During the 1970s, the disco dancing movement caused a proliferation of nightclubs in New York City, and they quickly became some of Manhattan's most frequently visited attractions. Manhattan disco clubs during the '70s included chic establishments, such as Studio 54 and Copacabana, and clubs on the fringe, such as Paradise Garage. Most of the discos of the 1970s closed in the 1980s, and are "Stayin' Alive" in memory only.
Located on West 54th Street, Studio 54 opened its doors in 1977, quickly becoming one of the most notable disco nightclubs in Manhattan. The club was notorious for its elitism, by allowing mainly celebrities and public figures inside. Celebs who were regulars at the club were Liza Minnelli, Cher and Michael Jackson.
The club enjoyed a period of success until 1979, when its owners, Steven Rubell and Ian Schrager, were arrested on fraud charges. Currently, the space that hosted Studio 54 is now occupied by the Roundabout Theater Company, which produces Broadway musicals and plays. The motion picture, "54" was based on the rise and fall of Studio 54 during the 1970s.
"Music and passion were always the fashion" is what Barry Manilow sang to describe the Copacabana Club of the 1970s. The nightclub originally opened in the 1940s and was famous for the comedy and music acts that performed there, including Martin & Lewis and Sammy Davis Jr.
During the '70s, the Copacabana became a disco club. It remained this way until 2000, when the club moved from its original location on 60th Street to 34th Street, where the club now primarily plays salsa and Latino music. As of fall 2010, the status of the Copacabana is in limbo due to new infrastructure demands by the city's subway transit system.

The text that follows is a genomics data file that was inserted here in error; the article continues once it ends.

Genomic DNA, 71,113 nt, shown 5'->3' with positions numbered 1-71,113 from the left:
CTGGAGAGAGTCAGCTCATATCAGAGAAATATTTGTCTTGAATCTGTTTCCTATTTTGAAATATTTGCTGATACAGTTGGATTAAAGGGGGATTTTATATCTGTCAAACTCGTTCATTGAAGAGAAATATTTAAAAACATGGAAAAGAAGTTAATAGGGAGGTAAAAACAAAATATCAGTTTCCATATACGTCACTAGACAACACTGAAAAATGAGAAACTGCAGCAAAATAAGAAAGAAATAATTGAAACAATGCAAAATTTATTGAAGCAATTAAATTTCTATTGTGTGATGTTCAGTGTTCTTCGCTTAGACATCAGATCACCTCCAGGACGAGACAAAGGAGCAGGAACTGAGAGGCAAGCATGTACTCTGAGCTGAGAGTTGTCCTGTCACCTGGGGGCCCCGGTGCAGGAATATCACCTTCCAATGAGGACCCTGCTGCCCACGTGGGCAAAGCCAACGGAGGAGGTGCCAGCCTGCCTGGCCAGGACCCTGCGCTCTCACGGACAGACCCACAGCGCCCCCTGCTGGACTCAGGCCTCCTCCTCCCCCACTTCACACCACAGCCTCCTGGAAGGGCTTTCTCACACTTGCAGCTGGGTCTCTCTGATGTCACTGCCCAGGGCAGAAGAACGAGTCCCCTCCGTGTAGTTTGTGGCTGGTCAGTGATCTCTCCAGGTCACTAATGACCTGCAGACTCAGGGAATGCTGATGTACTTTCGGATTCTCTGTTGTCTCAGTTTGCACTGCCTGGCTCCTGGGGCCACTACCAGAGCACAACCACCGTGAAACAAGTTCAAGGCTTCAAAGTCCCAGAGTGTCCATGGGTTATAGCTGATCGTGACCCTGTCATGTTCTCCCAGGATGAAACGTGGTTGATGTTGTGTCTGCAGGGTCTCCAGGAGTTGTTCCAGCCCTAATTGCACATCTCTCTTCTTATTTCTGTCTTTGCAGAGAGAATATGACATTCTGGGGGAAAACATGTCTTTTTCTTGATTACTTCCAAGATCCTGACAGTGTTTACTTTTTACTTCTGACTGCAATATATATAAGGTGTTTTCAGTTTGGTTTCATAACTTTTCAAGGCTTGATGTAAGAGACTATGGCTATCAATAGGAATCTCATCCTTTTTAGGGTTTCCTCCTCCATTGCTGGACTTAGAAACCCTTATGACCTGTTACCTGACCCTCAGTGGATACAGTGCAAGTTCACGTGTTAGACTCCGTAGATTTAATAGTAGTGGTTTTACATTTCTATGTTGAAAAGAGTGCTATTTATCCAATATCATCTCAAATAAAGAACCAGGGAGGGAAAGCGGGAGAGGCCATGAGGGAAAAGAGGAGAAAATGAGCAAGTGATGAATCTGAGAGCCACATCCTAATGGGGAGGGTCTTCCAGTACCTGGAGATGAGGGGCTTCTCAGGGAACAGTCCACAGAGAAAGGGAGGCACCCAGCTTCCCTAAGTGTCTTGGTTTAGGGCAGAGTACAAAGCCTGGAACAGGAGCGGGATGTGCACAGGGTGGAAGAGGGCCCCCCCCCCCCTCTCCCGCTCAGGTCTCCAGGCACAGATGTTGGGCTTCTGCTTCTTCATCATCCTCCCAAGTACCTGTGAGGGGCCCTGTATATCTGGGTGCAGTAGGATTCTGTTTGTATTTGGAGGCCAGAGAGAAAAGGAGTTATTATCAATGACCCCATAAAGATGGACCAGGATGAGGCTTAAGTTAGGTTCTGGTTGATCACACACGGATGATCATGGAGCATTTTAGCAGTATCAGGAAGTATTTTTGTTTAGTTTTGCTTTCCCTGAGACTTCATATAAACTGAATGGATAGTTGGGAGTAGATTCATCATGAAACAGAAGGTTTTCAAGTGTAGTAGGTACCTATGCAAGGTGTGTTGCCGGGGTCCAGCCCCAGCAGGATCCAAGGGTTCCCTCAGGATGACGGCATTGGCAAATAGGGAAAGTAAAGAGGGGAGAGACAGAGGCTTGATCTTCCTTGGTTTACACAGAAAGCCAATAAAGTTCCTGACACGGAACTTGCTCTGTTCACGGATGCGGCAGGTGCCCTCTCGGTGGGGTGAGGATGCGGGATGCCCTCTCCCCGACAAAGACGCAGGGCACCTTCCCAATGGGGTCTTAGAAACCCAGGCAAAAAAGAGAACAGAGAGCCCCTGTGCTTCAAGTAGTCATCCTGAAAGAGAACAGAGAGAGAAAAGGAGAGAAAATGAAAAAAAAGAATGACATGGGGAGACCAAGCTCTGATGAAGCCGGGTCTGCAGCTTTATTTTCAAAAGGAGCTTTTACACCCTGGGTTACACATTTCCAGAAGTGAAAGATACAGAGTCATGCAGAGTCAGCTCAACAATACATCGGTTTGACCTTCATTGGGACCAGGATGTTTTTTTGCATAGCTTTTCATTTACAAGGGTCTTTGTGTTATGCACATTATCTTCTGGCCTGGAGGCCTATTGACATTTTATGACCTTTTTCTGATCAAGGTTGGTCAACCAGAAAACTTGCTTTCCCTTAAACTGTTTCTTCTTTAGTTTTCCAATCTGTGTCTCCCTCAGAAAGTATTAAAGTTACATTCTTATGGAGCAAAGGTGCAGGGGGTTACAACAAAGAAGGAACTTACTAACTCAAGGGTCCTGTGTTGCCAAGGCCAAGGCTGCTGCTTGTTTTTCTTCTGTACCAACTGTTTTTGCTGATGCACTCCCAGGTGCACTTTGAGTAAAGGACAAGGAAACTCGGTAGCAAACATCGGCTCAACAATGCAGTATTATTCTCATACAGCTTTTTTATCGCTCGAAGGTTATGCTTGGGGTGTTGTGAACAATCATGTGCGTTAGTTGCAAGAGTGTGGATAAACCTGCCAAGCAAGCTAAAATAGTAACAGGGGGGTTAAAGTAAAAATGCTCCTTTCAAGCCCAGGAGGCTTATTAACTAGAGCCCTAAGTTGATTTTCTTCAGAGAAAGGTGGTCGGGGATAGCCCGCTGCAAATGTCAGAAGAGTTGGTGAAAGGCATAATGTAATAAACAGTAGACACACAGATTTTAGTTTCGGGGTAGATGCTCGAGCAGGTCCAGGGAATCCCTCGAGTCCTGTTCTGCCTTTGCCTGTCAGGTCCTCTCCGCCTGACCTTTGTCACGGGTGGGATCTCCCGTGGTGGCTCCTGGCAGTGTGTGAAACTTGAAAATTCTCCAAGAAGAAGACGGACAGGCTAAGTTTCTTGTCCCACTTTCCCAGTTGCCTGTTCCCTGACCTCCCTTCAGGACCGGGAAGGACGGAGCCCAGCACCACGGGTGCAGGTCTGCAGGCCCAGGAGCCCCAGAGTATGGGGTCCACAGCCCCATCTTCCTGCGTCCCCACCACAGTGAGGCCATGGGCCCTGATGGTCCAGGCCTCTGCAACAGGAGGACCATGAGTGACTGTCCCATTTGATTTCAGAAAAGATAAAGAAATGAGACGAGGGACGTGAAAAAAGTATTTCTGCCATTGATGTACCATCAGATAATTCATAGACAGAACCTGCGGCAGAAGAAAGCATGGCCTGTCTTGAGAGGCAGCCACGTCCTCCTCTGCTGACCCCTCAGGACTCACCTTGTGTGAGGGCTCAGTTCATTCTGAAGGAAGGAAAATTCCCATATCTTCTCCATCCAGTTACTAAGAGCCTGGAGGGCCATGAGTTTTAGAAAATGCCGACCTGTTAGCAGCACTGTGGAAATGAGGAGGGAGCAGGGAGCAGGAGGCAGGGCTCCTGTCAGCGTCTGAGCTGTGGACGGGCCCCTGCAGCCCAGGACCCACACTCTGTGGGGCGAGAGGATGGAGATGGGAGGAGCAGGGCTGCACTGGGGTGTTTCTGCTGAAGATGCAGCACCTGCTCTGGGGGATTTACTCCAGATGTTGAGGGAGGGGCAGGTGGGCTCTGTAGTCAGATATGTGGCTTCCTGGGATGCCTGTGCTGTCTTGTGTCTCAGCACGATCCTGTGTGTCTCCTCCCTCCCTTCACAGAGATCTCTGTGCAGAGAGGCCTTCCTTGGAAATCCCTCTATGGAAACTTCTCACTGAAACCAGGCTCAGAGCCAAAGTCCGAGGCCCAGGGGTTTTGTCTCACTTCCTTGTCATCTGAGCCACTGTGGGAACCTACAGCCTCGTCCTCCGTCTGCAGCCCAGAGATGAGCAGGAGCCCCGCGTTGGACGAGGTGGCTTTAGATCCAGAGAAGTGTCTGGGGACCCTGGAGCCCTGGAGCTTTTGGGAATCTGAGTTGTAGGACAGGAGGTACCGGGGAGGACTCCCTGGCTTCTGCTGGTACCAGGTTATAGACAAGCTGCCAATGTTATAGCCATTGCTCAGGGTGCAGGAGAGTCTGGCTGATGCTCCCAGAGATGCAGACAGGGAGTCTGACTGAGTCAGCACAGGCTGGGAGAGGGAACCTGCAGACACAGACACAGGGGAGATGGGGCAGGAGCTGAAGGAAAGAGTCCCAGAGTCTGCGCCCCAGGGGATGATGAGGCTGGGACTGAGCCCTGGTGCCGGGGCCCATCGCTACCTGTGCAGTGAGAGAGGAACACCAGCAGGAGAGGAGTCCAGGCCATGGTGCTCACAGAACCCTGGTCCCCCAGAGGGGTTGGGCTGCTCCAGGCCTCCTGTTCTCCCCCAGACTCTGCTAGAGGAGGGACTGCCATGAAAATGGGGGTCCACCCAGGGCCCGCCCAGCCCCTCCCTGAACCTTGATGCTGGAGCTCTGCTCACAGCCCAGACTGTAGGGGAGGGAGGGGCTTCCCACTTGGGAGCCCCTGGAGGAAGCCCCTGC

Night owls from all of New York's borough's recognised the clown logo of the Funhouse discotheque, which operated on Manhattan's 26th Street from 1979 to 1985. The 28,000-square-foot club was known for its DJ booth, which was situated in the mouth of a large clownface structure, and its resident DJ, John "Jellybean" Benitez, who was the club's resident DJ from 1981 to 1984.
The club also featured an arcade room and second-level balcony that overlooked the dance floor. The arcade machines, which were a new invention at the time, encouraged minors to sneak into the club, even though the official age limit was 18.
The Paradise Garage operated from 1976 to 1987, and was one of the first openly gay nightclubs in New York City. The location of the club was on King Street in the Hudson Square neighbourhood of Manhattan. Although the club was officially a gay club, the Paradise Garage drew people from all walks of life into its dance hall.
The name of the club derived from the building it occupied, which was a converted garage. Also, the genre of disco music played at Paradise Garage was referred to as "garage" music, which resembled modern-day house music. Famous artists who performed at the Paradise Club during the 1970s and '80s include Madonna, Patti Labelle, Chaka Khan and Luther Vandross.